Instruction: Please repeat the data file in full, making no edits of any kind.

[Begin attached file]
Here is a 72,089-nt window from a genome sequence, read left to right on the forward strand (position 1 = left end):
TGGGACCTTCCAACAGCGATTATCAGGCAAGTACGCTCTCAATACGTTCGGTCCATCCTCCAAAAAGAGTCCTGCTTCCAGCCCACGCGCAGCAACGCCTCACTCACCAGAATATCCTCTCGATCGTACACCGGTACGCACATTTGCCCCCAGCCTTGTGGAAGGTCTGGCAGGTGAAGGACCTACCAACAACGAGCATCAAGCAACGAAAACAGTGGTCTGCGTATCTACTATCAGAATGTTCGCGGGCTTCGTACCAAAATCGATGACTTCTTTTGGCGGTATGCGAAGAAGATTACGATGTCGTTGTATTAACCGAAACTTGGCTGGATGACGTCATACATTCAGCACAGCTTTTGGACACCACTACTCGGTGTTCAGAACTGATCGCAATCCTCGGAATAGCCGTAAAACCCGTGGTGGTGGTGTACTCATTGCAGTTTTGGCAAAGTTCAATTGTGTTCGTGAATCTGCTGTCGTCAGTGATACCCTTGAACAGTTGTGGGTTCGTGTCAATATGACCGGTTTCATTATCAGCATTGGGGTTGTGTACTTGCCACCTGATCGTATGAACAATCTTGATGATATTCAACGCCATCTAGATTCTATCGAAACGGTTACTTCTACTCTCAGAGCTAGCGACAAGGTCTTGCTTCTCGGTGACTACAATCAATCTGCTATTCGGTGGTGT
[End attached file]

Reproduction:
Here is a 72,089-nt window from a genome sequence, read left to right on the forward strand (position 1 = left end):
TGGGACCTTCCAACAGCGATTATCAGGCAAGTACGCTCTCAATACGTTCGGTCCATCCTCCAAAAAGAGTCCTGCTTCCAGCCCACGCGCAGCAACGCCTCACTCACCAGAATATCCTCTCGATCGTACACCGGTACGCACATTTGCCCCCAGCCTTGTGGAAGGTCTGGCAGGTGAAGGACCTACCAACAACGAGCATCAAGCAACGAAAACAGTGGTCTGCGTATCTACTATCAGAATGTTCGCGGGCTTCGTACCAAAATCGATGACTTCTTTTGGCGGTATGCGAAGAAGATTACGATGTCGTTGTATTAACCGAAACTTGGCTGGATGACGTCATACATTCAGCACAGCTTTTGGACACCACTACTCGGTGTTCAGAACTGATCGCAATCCTCGGAATAGCCGTAAAACCCGTGGTGGTGGTGTACTCATTGCAGTTTTGGCAAAGTTCAATTGTGTTCGTGAATCTGCTGTCGTCAGTGATACCCTTGAACAGTTGTGGGTTCGTGTCAATATGACCGGTTTCATTATCAGCATTGGGGTTGTGTACTTGCCACCTGATCGTATGAACAATCTTGATGATATTCAACGCCATCTAGATTCTATCGAAACGGTTACTTCTACTCTCAGAGCTAGCGACAAGGTCTTGCTTCTCGGTGACTACAATCAATCTGCTATTCGGTGGTGT